Woodstock festival plays supporting role in coming-of-age story
Taking Woodstock—it bears repeating—isn’t really about the legendary music festival in 1969. The pop-cultural aura of “Woodstock nation” and the event itself hover on the edges of everything that happens in Ang Lee’s new movie, but the action in the foreground focuses mainly on the gently comic dramas that unfold in the lives of some of the locals most involved in bringing that huge runaway extravaganza into the Catskills and rural New York state in the first place.
In the process, the movie itself becomes a festive sort of social comedy—part panoramic period piece, part sidelong coming-of-age story, part nonchalant paean to pansexual liberation. As such, it’s partly a comic-lyrical counterforce to Brokeback Mountain, but it can also be characterized with equal justice as a variation on another of Lee’s successful pictures—Sense and Sensibility—as filtered through Woodstock, the Summer of Love, gay lib, etc.
Lee and screenwriter James Schamus have based their story on Elliot Tiber’s memoir, Taking Woodstock: A True Story of a Riot, a Concert, and a Life. Young comedian Demetri Martin plays Elliot (re-named Elliot Teichberg in the movie) and acquits himself amiably and effectively as the central but by no means dominant figure in the film’s frisky little time-capsule circus of emblematic character types.
Elliot, an interior decorator by profession, is a young businessman and local promoter, a semi-closeted gay man trying to help manage the run-down motel owned by his Jewish immigrant parents. Financial necessities and familial aggravations, rather than any countercultural idealism, animate the process by which he becomes the key intermediary between festival organizer Michael Lang (Jonathan Goff) and local dairy farmer Max Yasgur (Eugene Levy) on whose land the event would subsequently take place.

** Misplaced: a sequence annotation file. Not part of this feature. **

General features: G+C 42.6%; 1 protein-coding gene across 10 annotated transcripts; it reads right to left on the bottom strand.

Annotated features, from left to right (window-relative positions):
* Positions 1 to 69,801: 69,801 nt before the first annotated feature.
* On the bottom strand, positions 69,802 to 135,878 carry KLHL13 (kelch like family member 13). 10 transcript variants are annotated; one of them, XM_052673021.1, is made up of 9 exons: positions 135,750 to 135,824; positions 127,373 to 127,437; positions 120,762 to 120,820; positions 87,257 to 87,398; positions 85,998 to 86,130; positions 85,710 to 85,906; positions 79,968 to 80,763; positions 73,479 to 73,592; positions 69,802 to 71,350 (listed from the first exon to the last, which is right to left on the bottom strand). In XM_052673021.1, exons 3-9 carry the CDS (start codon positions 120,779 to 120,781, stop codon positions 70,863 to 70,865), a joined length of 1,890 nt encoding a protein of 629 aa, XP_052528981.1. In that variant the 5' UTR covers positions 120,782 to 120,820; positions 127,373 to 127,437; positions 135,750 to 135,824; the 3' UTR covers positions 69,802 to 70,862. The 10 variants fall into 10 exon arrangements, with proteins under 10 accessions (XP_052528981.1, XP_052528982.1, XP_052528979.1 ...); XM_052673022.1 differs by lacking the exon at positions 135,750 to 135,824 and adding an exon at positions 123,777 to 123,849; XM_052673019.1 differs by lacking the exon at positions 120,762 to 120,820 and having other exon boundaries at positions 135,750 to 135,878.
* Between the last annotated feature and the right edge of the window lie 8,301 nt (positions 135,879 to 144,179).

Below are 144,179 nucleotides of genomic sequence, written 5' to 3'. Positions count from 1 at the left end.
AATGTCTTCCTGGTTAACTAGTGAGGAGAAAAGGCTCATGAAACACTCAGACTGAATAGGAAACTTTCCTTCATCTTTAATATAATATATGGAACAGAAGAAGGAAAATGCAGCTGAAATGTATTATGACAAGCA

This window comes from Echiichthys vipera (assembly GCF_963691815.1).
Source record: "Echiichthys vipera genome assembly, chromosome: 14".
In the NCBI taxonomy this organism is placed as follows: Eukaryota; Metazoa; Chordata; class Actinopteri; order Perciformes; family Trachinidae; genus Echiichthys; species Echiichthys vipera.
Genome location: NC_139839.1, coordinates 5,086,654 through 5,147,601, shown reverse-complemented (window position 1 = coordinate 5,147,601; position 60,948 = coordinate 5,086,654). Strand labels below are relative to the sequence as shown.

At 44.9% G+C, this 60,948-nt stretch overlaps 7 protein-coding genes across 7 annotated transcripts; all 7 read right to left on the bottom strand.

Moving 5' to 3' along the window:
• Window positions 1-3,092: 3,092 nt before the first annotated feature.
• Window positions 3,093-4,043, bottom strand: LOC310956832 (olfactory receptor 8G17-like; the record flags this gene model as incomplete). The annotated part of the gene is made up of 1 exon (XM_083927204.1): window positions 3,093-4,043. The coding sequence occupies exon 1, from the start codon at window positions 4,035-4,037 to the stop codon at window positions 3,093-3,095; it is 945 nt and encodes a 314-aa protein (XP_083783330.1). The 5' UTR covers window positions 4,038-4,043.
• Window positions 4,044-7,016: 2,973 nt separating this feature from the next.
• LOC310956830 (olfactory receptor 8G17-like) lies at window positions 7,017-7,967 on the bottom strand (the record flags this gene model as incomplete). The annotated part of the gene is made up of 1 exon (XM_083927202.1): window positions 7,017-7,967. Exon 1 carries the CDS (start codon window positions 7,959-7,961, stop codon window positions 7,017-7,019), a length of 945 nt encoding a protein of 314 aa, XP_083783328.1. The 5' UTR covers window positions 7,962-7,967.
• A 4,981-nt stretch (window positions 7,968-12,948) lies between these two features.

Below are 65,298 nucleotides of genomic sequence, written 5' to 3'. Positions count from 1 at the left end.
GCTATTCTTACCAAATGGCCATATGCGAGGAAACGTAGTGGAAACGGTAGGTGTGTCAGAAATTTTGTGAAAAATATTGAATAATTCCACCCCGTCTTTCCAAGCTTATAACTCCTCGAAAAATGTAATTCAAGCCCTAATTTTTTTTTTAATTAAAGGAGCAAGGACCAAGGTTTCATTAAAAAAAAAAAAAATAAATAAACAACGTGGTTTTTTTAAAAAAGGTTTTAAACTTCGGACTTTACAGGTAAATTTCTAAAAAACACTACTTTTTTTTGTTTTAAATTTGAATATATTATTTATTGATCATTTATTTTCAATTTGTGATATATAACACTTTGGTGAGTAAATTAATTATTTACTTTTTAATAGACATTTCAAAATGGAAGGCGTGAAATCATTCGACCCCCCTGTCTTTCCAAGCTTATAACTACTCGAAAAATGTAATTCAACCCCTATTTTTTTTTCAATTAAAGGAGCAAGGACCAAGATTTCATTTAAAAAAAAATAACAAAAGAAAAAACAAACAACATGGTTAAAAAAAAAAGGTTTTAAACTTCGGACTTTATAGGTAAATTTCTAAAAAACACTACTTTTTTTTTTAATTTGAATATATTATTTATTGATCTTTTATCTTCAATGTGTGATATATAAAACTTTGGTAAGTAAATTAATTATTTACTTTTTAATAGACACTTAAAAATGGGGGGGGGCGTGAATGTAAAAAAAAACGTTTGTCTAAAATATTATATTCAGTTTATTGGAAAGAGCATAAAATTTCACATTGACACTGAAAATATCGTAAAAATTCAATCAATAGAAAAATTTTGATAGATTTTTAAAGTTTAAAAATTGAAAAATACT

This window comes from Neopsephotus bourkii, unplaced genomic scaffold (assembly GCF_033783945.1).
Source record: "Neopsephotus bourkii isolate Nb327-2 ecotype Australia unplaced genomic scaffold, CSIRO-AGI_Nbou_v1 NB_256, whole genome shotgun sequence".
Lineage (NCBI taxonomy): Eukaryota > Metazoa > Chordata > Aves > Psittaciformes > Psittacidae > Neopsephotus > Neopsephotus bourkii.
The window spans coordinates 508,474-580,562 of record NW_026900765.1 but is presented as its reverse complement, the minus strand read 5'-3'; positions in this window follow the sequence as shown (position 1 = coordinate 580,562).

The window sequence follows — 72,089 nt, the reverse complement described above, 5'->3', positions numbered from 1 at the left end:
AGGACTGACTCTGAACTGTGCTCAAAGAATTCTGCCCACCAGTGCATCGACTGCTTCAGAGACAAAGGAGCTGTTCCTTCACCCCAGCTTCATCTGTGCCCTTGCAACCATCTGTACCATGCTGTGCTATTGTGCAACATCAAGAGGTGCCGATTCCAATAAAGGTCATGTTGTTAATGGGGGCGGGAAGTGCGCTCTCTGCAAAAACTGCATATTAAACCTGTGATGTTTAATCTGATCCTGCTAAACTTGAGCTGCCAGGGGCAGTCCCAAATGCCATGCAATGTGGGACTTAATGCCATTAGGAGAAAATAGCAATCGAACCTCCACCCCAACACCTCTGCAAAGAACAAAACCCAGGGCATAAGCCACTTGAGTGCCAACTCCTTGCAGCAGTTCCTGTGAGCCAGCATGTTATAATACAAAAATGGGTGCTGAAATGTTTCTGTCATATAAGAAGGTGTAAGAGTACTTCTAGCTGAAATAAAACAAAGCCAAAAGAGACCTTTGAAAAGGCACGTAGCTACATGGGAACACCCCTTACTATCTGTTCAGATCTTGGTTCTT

Lang and Yasgur both play enabling roles in the story of Elliot’s edgy passage into adult maturity and full self-awareness. Indeed, much of the character’s progress is evoked through a kind of narrative triangulation, in passing encounters with festival-goers and friends, and in sublimated emotional grappling with the dogged old-world habits of his improbably irascible parents (Henry Goodman and Imelda Staunton).
The ailing Vietnam vet Billy (Emile Hirsch), an old friend from high school days, serves as a sorrowful foil to the still fresh-faced Elliot, and a transvestite ex-Marine named Vilma (Liev Schreiber looking buff and unrepentant in a skimpy cocktail dress) plays deadpan mentor to Elliot while also serving as a freelance security guard at the family’s motel. A blissed-out hippie couple (Paul Dano and Kelli Garner) ease the comparatively straight-looking young man into an acid-tripping threesome in the back of a VW van.
Lee stages some large-scale scenes on the outskirts of the festival action, including especially a monumental traffic-jam sequence. But much of what is best in the film is a matter of small moments and intimate detail, particularly in Elliot’s gradually emerging recognition scenes with Vilma and with his parents.